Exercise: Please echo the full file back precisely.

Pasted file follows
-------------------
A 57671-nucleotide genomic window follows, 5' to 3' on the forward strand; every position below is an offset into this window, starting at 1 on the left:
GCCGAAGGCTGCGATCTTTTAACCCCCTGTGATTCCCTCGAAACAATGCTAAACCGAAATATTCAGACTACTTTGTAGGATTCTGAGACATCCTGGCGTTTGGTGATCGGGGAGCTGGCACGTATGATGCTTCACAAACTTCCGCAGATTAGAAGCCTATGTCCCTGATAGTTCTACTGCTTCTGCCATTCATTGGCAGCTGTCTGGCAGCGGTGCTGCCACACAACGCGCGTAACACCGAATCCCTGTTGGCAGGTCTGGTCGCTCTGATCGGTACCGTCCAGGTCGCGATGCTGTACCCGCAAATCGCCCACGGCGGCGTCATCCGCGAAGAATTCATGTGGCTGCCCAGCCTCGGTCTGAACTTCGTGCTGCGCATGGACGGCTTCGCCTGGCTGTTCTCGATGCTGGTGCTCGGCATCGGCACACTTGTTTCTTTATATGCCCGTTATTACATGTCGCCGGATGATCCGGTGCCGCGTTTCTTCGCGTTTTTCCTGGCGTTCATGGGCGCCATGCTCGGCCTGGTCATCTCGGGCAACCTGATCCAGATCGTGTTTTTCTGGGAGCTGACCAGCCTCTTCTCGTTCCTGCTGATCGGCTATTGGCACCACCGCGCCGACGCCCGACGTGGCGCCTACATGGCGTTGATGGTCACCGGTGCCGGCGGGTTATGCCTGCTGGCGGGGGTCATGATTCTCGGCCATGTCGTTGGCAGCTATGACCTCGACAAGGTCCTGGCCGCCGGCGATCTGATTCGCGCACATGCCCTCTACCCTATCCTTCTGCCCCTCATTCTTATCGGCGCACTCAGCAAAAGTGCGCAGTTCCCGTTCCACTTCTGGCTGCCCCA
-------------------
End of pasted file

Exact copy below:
A 57671-nucleotide genomic window follows, 5' to 3' on the forward strand; every position below is an offset into this window, starting at 1 on the left:
GCCGAAGGCTGCGATCTTTTAACCCCCTGTGATTCCCTCGAAACAATGCTAAACCGAAATATTCAGACTACTTTGTAGGATTCTGAGACATCCTGGCGTTTGGTGATCGGGGAGCTGGCACGTATGATGCTTCACAAACTTCCGCAGATTAGAAGCCTATGTCCCTGATAGTTCTACTGCTTCTGCCATTCATTGGCAGCTGTCTGGCAGCGGTGCTGCCACACAACGCGCGTAACACCGAATCCCTGTTGGCAGGTCTGGTCGCTCTGATCGGTACCGTCCAGGTCGCGATGCTGTACCCGCAAATCGCCCACGGCGGCGTCATCCGCGAAGAATTCATGTGGCTGCCCAGCCTCGGTCTGAACTTCGTGCTGCGCATGGACGGCTTCGCCTGGCTGTTCTCGATGCTGGTGCTCGGCATCGGCACACTTGTTTCTTTATATGCCCGTTATTACATGTCGCCGGATGATCCGGTGCCGCGTTTCTTCGCGTTTTTCCTGGCGTTCATGGGCGCCATGCTCGGCCTGGTCATCTCGGGCAACCTGATCCAGATCGTGTTTTTCTGGGAGCTGACCAGCCTCTTCTCGTTCCTGCTGATCGGCTATTGGCACCACCGCGCCGACGCCCGACGTGGCGCCTACATGGCGTTGATGGTCACCGGTGCCGGCGGGTTATGCCTGCTGGCGGGGGTCATGATTCTCGGCCATGTCGTTGGCAGCTATGACCTCGACAAGGTCCTGGCCGCCGGCGATCTGATTCGCGCACATGCCCTCTACCCTATCCTTCTGCCCCTCATTCTTATCGGCGCACTCAGCAAAAGTGCGCAGTTCCCGTTCCACTTCTGGCTGCCCCA